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‘Defensio, Non Provocatio’

When researching the articles for Teynham News I came across an advertisement headed ‘Defensio, Non Provocatio’ which is apparently part of a title from a book on the history of the sale and use of tea in England.

From the newspaper, dated Monday 6th July 1874, it would appear that a trade ‘battle’ was going on. Tea was initially sold in England in taverns, run by victuallers and coffee houses. Grocers were slow to realise the potential value of tea as a commodity. The advertisement was placed by the Licensed Victuallers’ Tea Association, based in Southwark Street, London and said

THE LICENSED VICTUALLERS TEA ASSOCIATION, founded in- 1867, and owing its origin to the irregular competition of the Grocers in the sale of Wine, is now supplying through the following appointed Agents in; this County, its unequalled Teas, in sealed packets of 1lb , ½ lb, ¼ lb, and 2oz - each packet having the price, trade-mark, name and address of the Association, without which none is genuine.
The Trade Mark is registered according to law to copy or imitate which is forgery. License Victuallers and Wine Merchants only are eligible as Agents to the Association.
A Sample parcel of Eight Pounds forwarded Carriage Free to any Railway Station in the Kingdom on receipt of Post Office Order.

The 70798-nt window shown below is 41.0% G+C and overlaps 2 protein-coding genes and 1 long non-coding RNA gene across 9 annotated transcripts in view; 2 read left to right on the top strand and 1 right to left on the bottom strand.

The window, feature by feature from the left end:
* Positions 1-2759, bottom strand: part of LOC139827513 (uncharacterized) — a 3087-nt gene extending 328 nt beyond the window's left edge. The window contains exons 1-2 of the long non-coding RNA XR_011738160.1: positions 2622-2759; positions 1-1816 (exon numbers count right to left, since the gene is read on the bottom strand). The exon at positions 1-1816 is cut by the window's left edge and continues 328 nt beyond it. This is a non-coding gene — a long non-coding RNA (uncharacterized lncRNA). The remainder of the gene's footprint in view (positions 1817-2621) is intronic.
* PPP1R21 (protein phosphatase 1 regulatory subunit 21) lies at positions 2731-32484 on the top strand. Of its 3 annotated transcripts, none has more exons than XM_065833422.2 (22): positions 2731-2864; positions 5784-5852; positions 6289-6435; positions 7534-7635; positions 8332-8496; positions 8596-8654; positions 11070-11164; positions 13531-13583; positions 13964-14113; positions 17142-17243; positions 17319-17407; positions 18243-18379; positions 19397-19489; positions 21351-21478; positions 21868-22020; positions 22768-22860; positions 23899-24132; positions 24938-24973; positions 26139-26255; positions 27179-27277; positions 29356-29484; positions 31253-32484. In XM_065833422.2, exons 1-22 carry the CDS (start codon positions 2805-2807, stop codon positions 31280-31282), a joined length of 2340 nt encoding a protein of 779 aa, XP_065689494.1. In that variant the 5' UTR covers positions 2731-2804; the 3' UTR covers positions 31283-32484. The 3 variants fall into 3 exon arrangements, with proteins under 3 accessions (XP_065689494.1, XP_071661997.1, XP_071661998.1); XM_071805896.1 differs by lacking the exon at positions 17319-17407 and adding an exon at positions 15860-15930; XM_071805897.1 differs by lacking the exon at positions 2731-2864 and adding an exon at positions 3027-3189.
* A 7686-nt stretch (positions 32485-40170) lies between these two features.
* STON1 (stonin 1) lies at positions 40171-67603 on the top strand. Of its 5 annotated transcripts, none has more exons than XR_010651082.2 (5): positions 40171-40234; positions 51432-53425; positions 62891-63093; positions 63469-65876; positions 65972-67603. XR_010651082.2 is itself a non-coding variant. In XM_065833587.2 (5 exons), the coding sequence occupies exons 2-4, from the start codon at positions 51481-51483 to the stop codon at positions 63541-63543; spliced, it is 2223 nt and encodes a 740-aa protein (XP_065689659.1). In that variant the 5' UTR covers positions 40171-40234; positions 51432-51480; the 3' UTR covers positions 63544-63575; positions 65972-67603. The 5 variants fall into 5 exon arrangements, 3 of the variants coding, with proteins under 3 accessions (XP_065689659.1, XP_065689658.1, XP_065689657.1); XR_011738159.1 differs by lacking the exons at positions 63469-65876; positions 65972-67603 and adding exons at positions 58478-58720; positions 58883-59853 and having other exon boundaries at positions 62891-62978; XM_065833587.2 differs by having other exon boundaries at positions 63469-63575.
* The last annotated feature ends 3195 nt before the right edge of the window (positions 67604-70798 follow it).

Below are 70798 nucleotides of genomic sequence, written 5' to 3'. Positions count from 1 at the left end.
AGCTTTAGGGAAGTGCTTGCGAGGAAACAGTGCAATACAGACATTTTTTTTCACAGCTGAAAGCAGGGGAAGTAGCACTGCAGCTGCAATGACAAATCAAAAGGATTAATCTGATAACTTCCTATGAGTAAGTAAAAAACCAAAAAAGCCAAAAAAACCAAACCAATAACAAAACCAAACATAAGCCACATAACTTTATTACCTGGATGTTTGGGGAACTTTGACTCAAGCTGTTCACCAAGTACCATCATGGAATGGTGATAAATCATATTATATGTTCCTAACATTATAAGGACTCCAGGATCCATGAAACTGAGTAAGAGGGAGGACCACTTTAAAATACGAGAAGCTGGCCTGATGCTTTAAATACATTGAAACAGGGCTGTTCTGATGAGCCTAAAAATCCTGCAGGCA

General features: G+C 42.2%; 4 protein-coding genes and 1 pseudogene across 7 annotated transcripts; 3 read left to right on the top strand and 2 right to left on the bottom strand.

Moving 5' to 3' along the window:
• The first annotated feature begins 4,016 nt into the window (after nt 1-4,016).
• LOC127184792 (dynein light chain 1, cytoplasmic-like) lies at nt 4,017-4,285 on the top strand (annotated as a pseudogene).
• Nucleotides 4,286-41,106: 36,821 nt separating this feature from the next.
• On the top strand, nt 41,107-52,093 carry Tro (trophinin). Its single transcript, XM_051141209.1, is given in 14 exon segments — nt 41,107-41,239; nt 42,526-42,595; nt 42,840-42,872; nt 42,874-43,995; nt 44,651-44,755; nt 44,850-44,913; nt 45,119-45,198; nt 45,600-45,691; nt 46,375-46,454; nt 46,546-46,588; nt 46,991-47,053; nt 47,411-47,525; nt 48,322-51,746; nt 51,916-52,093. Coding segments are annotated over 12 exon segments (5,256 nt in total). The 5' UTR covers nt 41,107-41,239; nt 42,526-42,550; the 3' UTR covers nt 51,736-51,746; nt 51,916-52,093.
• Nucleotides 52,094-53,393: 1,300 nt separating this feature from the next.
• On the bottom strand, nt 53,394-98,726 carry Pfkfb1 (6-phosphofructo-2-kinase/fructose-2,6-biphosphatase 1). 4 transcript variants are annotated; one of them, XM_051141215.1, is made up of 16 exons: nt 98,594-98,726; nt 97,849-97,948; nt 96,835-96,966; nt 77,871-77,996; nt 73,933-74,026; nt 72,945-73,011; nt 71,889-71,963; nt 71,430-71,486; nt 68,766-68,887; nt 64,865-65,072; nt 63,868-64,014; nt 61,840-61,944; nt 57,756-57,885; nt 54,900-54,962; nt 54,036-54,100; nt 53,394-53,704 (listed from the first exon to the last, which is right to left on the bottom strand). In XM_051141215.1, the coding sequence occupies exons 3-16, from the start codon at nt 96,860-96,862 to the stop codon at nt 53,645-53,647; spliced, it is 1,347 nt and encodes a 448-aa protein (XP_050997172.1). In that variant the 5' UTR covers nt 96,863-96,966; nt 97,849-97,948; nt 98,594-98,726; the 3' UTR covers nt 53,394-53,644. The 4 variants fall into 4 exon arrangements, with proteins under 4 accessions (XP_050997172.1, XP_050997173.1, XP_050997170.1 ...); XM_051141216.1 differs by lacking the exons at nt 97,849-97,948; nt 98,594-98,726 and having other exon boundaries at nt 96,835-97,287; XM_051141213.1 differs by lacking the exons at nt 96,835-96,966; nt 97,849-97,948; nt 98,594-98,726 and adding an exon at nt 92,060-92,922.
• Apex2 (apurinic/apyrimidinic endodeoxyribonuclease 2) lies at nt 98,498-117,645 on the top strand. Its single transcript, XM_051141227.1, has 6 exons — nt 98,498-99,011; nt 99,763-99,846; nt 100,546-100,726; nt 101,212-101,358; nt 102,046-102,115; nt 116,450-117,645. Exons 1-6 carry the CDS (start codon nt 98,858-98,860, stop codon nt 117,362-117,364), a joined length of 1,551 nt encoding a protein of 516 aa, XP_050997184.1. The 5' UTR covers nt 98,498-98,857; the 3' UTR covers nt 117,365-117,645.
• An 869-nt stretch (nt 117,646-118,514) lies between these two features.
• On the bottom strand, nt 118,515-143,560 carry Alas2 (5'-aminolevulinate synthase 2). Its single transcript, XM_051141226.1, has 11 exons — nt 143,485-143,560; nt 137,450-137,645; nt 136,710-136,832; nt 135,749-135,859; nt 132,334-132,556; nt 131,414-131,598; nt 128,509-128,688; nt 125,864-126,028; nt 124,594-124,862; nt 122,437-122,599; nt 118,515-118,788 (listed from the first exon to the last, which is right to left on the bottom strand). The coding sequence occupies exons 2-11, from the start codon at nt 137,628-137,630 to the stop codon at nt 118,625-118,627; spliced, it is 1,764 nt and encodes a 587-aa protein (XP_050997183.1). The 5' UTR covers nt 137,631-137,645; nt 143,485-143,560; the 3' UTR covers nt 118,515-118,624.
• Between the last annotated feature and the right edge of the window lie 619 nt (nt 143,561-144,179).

[All Post Office Orders, Cheques and Bills were to be made payable to the Secretary with the splendid name of Augustus Folkard.]

TEA

TAE-PING, Good Strong Black .................. 2s. 0d per lb.
TAE-PING, The Finest Strong Black ..........2s 6d per lb.
TAE-PING, The Finest Souchong Black ....3s 0d per lb.
TAE-PING, The Finest Mixed ......................3s 0d per lb.
TAE-PING, The Finest Green ......................3s 6d per lb.
CARAVAN, An Exquisite Tea .....................3s 6d per lb.
In Sealed Packets of 1lb, ½ lb, ¼ lb and 2ozs.

COFFEE

Good Strong ...................................................1s 6d per lb.
The Finest Granular. .......................................2s 0d per lb.
In Tins of 1lb. and ½ lb and Packets of ¼ lb


All these were apparently available from, amongst others,E. Frost, Ship Inn, Conyer, near Sittingbourne.

Looks good value, I hear you say, but one shilling in 1874 was worth about £26 in today’s money (2014)!! A labourer’s average wage in 1874 was around 10 (50p) to 12 (60p) shillings per week.

As we have seen, the only winners in this battle have been the large Supermarkets, with the demise of pubs/inns and grocers stores.

Cllr. Brian Sharman.